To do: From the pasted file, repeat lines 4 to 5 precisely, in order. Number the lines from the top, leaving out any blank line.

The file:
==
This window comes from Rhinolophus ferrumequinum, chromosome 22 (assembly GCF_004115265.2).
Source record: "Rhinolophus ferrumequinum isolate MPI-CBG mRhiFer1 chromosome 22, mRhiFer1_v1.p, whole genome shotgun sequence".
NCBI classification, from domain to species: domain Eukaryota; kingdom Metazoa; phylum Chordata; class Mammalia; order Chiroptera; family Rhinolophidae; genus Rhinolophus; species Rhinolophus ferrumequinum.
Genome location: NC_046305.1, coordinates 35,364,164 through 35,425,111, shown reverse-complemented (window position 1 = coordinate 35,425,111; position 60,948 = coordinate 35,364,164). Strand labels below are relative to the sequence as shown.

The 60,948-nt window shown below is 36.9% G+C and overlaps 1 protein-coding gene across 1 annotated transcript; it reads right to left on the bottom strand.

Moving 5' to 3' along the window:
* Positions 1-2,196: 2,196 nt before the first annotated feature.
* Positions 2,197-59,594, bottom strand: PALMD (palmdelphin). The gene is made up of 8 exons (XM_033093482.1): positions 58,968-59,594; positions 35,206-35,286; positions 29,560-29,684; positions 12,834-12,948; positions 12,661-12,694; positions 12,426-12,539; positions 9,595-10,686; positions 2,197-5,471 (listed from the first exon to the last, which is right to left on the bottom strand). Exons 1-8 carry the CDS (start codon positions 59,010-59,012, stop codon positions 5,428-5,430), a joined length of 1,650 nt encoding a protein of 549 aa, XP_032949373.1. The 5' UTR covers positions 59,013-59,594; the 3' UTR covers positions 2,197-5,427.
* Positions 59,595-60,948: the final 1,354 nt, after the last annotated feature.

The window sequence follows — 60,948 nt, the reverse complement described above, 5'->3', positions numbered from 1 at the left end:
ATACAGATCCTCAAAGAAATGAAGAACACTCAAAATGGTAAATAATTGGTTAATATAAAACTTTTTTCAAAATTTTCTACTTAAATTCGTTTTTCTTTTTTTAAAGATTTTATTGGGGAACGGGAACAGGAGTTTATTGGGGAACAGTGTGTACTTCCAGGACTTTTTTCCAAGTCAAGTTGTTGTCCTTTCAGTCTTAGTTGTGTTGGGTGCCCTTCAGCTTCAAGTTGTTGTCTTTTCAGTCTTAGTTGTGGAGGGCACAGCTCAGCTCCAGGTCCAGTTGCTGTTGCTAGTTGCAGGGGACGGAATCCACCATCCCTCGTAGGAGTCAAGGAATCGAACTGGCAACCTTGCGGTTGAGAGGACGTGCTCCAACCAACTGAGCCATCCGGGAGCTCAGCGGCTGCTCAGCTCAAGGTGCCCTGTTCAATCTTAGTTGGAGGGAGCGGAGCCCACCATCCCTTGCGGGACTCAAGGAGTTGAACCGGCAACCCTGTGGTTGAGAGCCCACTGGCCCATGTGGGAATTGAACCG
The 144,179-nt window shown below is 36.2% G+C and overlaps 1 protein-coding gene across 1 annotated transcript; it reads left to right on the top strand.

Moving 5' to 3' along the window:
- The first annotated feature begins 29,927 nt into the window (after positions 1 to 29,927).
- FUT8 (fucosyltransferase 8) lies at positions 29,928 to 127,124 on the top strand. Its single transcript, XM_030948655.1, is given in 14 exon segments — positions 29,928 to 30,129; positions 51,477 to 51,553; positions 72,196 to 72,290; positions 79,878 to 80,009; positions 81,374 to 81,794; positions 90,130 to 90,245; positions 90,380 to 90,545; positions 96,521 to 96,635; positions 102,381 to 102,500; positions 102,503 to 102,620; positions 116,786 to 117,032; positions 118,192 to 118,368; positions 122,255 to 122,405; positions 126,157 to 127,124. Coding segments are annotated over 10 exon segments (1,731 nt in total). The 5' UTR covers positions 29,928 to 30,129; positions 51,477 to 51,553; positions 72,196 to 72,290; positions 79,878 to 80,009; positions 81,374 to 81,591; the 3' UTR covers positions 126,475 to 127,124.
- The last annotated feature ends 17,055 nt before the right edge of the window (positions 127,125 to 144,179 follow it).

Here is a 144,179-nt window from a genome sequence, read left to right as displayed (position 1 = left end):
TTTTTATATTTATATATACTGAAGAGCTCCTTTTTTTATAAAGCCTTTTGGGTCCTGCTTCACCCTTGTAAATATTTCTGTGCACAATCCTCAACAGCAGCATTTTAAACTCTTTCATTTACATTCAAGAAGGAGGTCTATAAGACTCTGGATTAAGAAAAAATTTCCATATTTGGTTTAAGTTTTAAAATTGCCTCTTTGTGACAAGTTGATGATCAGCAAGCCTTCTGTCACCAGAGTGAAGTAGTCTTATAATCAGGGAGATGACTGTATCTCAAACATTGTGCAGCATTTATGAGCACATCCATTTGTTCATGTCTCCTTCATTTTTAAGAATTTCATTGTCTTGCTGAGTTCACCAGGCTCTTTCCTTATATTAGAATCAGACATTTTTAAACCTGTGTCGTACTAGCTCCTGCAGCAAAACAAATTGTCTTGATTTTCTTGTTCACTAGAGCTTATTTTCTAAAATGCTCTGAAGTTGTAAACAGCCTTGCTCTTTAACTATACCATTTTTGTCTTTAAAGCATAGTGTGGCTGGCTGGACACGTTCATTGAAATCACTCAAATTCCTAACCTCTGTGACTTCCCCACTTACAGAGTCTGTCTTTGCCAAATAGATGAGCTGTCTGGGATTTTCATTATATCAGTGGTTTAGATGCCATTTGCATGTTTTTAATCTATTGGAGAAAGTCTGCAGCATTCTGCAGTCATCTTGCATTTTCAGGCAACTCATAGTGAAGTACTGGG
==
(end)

Genome location: NC_046305.1, coordinates 35,364,164 through 35,425,111, shown reverse-complemented (window position 1 = coordinate 35,425,111; position 60,948 = coordinate 35,364,164). Strand labels below are relative to the sequence as shown.

The 60,948-nt window shown below is 36.9% G+C and overlaps 1 protein-coding gene across 1 annotated transcript; it reads right to left on the bottom strand.